Jack pine trees line a lake.

A forest of jack pines at the Boundary Waters.

Photo by Lee Frelich

Until the last tree falls

"When you look at all this stuff--the deer and the worms already here, multiple invasive pests on the way, and the climate changes already happening--it's hard to imagine a more perfect storm heading for the Boundary Waters," says Frelich.

Still, he maintains, it's not too late to save the wilderness for the next generation. "I'm an optimist, and right up until the last tree falls, I'll believe it's possible to turn the tide," he says. "It may take a century or two with global warming, but if we take dramatic steps now-such as limiting CO2 emissions, developing hydrogen cars, pursuing renewable energy sources, and possibly also increasing the earth's reflectivity through white roofs and the like-we'll have a good chance."

Also needed, says Frelich, is a new paradigm of forest management "that recognizes that we can't just leave wilderness areas alone." Bold strategies are needed to curtail the movement of invasive species and to manage burgeoning deer populations, he suggests. Most of all, to ensure long-term biodiversity, the U.S. Forest Service "needs to restore fire to the forest in a meaningful way." Fires do release carbon dioxide, but their contribution to global warming is miniscule compared to the consumption of fossil fuels--and the resulting healthy forests store carbon.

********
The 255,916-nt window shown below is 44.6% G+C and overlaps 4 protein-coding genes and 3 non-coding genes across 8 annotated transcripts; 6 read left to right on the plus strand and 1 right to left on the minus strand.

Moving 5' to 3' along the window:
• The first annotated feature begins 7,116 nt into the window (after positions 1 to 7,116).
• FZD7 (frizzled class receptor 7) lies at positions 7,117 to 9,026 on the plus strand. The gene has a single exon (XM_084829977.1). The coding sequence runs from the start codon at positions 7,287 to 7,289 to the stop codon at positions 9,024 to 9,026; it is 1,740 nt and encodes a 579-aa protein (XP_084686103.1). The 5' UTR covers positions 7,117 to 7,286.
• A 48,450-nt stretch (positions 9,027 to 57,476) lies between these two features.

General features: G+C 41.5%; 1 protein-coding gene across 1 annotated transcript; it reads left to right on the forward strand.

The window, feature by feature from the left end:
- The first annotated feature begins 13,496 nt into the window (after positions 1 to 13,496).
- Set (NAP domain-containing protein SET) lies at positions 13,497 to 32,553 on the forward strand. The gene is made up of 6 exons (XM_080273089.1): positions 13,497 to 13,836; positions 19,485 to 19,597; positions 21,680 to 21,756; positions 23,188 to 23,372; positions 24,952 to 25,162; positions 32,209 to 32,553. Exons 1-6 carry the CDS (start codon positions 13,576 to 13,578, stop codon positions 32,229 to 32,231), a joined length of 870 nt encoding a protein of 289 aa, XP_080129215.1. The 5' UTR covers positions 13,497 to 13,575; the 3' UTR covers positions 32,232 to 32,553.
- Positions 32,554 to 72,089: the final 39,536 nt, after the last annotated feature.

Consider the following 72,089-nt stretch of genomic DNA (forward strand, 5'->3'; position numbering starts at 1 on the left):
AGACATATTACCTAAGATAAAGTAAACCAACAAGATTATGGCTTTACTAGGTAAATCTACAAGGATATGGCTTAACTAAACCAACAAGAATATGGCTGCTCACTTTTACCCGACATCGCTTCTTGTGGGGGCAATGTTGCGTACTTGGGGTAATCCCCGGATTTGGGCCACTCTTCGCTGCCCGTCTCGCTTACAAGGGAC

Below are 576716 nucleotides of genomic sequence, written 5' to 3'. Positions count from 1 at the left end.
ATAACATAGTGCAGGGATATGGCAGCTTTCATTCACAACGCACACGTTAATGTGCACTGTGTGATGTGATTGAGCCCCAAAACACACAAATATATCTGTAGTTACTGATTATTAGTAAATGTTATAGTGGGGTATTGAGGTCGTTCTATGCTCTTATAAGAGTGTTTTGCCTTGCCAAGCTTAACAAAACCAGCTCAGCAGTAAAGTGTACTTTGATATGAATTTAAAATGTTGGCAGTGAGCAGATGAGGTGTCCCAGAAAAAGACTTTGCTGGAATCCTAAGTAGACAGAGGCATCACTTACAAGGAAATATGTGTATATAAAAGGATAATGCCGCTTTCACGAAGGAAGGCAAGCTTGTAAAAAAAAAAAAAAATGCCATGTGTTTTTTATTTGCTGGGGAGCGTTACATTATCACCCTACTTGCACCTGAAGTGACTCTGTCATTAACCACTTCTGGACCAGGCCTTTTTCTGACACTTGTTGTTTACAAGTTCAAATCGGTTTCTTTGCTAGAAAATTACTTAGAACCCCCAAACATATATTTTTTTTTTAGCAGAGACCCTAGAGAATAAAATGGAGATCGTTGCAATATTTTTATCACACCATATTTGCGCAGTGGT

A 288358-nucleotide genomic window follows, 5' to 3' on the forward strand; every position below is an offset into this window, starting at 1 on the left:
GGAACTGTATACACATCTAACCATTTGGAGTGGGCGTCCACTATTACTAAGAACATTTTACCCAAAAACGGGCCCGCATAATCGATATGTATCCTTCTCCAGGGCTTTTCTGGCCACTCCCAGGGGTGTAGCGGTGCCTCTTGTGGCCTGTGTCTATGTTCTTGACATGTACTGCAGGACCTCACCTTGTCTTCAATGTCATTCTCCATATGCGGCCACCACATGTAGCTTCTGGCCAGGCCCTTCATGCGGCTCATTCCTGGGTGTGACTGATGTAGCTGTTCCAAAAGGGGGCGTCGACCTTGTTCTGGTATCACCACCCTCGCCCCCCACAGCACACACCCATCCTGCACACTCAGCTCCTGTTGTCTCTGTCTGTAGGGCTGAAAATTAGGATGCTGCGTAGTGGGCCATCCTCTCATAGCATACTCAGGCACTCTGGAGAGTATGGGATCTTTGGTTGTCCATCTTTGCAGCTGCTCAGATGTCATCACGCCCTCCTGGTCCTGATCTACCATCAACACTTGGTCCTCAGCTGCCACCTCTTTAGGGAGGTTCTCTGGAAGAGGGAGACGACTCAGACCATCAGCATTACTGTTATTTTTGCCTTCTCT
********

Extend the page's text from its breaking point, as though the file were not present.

The bigger, bolder strategies needed to preserve the wilderness can't be put off, says Frelich.

"We have to take immediate steps to curb global warming," he says. "Nor can we wait to curtail the spread of invasive species, manage the deer population, and restore fire. We have to keep the Boundary Waters from being wrecked. Then we can worry about exactly what we want it to be."

Edited from Imprint, a publication by the Bell Museum of Natural History.